Others are starting to think about green burials, doing away with the pomp and circumstance of elegant and endangered hardwood coffins, brass hardware and the like. It's all about reducing one's carbon footprint. But don't the ants, worms and maggots still do their part, anymore, or have they relocated to planets northeast of us? I really shouldn't be cynical about the green movement when it comes to the topic of death; it's not polite or politically correct.

it's settled then
I'll be wearing
muslin underground
Yes, of course, John Donne got it perfectly right: The death of any other diminishes me. Please know that this was not the fruit of a narcissist's ruminations, but rather a sacred truth pointing to our interconnectedness. Donne was a sensitive soul who understood that not only the passing of those dear to us diminish our lives, but all loss does--the postal carrier, the sanitation worker, the toll collector, the high school math teacher who tutored dozens of kids over a 40 year career.

What is it that is lost when anyone dies? I'm not sure I dare to admit the truth to myself. If it is, indeed, true that each of us is interconnected by virtue of the fact that all living is relationship, then when another dies, I die too. What in me dies? It can't be love, it can't be innocence, as these, I have come to see, are indestructible. What is it then?

that bee
motionless on the sidewalk
had my buzz
At this stage of my life, I have only one link connecting me to my roots, and that is my mother. She is 84 years old. Mom appears to be in good health, and her mother died just shy of her 96th birthday, so I am counting on my mother living to at least that age. Of course, I also know that she may not.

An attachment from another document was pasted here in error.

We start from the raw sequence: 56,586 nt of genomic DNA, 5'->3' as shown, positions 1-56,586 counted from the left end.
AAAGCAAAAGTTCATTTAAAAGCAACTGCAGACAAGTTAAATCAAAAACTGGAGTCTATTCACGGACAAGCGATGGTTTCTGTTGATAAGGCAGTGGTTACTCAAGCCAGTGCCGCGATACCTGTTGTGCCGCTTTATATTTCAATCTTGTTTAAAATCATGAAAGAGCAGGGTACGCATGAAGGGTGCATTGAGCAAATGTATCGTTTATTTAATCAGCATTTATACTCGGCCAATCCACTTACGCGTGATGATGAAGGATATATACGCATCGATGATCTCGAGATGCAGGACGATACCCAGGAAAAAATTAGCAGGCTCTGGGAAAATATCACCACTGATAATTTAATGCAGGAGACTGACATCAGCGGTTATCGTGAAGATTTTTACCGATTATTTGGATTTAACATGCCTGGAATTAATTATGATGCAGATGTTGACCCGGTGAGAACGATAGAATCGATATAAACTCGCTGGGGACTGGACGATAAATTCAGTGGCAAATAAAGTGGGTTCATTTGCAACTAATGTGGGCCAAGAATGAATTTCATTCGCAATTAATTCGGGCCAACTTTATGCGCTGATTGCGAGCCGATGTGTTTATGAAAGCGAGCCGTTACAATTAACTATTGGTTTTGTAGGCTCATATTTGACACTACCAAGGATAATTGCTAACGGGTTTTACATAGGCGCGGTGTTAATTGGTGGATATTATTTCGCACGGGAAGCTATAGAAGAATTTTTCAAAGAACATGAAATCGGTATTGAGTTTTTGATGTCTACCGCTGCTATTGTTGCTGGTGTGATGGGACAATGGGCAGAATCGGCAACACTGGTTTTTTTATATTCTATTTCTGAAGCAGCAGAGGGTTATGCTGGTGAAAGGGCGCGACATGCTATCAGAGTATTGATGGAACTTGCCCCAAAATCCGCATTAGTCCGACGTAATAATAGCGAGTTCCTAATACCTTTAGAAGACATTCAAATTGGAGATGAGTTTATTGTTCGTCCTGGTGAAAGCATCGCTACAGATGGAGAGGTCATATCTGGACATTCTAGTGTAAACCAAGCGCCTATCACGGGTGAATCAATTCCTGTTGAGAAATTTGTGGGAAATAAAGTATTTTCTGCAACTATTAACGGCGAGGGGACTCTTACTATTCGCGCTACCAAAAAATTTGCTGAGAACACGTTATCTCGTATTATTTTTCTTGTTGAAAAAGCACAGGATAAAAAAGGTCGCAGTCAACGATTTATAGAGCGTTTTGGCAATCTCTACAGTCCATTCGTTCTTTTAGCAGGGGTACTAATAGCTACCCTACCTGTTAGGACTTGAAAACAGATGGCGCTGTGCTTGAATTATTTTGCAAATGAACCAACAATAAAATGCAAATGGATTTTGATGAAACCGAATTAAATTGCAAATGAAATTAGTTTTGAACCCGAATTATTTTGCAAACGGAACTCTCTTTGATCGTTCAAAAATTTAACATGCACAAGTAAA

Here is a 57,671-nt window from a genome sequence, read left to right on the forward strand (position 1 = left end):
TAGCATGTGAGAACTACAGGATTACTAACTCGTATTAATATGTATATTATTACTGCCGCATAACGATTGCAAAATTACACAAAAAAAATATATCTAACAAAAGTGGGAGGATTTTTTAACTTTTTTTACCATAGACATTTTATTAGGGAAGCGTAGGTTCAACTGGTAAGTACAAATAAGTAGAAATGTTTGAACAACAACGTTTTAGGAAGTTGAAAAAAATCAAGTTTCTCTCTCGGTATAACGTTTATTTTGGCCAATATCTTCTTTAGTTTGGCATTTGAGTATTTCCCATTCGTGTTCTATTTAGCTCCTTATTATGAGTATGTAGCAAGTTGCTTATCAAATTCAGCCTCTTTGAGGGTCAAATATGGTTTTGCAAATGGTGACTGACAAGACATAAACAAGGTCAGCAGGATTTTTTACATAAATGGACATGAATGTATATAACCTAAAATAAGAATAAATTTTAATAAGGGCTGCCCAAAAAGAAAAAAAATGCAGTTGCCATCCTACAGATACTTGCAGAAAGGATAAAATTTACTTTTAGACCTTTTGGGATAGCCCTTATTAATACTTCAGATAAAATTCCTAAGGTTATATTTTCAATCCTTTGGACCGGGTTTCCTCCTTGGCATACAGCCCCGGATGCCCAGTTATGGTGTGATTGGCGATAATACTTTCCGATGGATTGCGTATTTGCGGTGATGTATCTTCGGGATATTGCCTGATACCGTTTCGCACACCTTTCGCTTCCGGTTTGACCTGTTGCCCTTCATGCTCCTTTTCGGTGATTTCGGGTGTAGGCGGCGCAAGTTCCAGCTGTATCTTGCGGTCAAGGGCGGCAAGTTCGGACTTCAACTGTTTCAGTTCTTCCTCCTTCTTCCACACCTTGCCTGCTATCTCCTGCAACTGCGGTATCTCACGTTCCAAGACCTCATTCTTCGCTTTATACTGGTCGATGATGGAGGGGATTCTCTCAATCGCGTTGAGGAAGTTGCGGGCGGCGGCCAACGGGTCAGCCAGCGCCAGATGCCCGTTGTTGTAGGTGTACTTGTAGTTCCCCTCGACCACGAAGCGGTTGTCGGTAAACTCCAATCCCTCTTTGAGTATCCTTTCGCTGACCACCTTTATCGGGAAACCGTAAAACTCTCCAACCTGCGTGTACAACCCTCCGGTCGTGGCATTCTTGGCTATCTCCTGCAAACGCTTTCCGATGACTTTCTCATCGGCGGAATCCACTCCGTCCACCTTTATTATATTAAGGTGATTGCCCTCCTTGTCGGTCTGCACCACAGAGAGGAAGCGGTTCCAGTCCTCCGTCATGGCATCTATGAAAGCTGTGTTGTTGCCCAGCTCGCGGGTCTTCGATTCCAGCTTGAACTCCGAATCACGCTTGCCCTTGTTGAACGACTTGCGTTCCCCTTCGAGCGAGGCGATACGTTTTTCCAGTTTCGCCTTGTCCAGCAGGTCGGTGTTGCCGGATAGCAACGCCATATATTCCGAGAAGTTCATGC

I definitely feel on the periphery of being orphaned. (I cherish my two siblings, but they can reach no further into the past than I can; and did not give birth to me.) I know that "orphaned" is an odd word to use for someone who has past the half-century mark. Ordinarily, we only think of children as orphans. Still, I feel that the word applies to me, as well. To be an orphan is to wander alone in the world. Something irrecoverable will die when my mother does--my past, my roots. It is as it must be, but still the thought fills me with great sadness. Inasmuch as my mother and grandmother studiously avoided talking about our relatives who died in the Holocaust, I have little connection with my heritage, as it is. With my mother's death, it will be, as I have said, buried in the earth with her. That reality leaves me feeling orphaned and unmoored. But, so too, are clouds; maybe I should follow them, instead. They take no thought of the past or the morrow, and willingly disappear into the night air.